My point is you don’t need to focus on trying to bench press a small car to benefit from certain whey protein powders.
When You Should Take Whey Protein
So, when is the best time to take whey protein? That is a widely debated question, actually. I’ve found experts saying both before and after workouts. There are solid arguments for both cases.
Personally, I tend to lean more towards post-workouts. But I have a few reasons behind why.
Let’s take the Maxpro product I mentioned earlier in this example. It’s full of components that promote muscle growth, but many of the ingredients also facility increasing and maintaining energy. Not to mention the fat burning properties.
In my mind, I would rather have the sustainable energy to do a 45 minute cardio workout in the morning. Which is why I drink the whey protein about 5 to 10 minutes before playing Tennis on the Xbox Kinect.
As it only takes a few minutes for drinks to move through the body, this means the proteins are working while I am. At about 10 minutes or so, I start to feel a bit tingly…which means the whey protein powder has moved into my blood stream.
Normally, I’ll have a light breakfast afterward – which helps in the muscle-repair process. For example, this morning I had:
- One egg
- One slice Sergento Colby Jack cheese
- 1/4 chopped onion
- 1 tbsp Tostitos Restaurant Style Salsa
I fry up the egg while sauteeing the onions. Then, I melt the cheese on top. When the cheese starts to melt, I add the onions. After serving the egg on a plate, I then top it with the salsa. I call it my “omelet without the omelet.”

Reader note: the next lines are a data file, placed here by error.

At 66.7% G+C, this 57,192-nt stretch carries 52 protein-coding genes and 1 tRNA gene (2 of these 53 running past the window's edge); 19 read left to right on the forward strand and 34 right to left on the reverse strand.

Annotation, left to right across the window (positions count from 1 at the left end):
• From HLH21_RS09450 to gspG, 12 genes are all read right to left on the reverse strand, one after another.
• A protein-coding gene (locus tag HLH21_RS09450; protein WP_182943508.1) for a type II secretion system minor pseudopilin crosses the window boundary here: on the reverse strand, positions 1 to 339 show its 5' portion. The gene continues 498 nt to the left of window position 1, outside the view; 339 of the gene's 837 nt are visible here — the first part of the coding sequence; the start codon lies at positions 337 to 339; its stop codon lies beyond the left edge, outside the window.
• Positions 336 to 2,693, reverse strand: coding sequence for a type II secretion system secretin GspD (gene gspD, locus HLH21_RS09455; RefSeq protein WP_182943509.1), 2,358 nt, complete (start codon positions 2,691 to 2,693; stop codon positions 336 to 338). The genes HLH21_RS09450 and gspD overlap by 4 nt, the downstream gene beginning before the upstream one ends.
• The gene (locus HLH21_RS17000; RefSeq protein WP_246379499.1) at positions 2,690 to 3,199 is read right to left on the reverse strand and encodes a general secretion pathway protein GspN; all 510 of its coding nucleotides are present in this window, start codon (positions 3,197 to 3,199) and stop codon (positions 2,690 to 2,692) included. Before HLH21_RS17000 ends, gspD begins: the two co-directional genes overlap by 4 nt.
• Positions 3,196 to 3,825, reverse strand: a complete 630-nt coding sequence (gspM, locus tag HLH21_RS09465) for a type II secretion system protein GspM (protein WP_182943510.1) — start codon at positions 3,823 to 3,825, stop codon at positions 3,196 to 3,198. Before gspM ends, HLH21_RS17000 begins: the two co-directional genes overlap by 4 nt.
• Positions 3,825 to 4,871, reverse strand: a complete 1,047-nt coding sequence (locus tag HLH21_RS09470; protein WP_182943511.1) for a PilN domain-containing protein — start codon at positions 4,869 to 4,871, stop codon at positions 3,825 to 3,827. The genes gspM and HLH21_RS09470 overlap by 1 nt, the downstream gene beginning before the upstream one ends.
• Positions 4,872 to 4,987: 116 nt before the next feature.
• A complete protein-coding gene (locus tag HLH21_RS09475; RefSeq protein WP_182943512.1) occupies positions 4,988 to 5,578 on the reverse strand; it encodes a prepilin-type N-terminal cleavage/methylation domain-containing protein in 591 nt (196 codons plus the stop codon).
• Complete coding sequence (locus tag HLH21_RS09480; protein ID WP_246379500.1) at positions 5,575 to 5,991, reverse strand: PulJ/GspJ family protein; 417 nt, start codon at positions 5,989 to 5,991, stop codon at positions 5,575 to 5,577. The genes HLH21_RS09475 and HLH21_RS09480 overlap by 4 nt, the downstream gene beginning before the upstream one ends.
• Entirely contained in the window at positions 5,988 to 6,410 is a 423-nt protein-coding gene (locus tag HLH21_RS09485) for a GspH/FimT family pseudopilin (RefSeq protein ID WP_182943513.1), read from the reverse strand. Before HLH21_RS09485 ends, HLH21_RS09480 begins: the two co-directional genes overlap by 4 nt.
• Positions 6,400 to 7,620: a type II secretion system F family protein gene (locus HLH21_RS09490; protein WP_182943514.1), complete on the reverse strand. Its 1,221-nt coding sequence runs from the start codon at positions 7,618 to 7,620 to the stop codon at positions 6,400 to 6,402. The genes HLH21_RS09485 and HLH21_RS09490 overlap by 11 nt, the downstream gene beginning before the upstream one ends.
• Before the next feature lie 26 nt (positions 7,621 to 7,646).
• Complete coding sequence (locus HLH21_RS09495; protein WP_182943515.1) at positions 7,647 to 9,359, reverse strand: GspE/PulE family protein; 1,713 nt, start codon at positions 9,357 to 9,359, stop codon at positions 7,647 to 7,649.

Now, I don’t know if this is the “best” time to have whey protein, but so far it seems to work for me. Like I said, I’m ahead of my weight loss schedule by three pounds.
Should You Try it For Yourself?
I can throw out a ton of science supporting the “whey protein good for cardio” claim. In reality, it depends on your effort and physiology.
See, not everyone is affected by the same products or exercises. What works exceptionally well for one person may not work for you. In other words, you need to discover for yourself whether something like whey protein powder is worth the money.
I usually try most things at least once because you really don’t know what’s going to work for you until you do. For instance, I hated the idea of doing planks until I actually started doing them. The exercise made a huge difference in abdominal strength for me.
But if you’re on the fence and not sure if you want to try whey protein while doing cardio, there is a ton of scientific evidence behind how it will help. In the long run, it all depends on the ingredients in the product.
So, is Whey Protein Good for Cardio?
In my experience, I would have to support the “whey protein good for cardio” idea. Not only do I feel good after my workouts in the morning, but I’ve lost more weight than I should have so far. So for me, it’s definitely worth the investment.
Even if I’m not planing on lifting a small house in the future.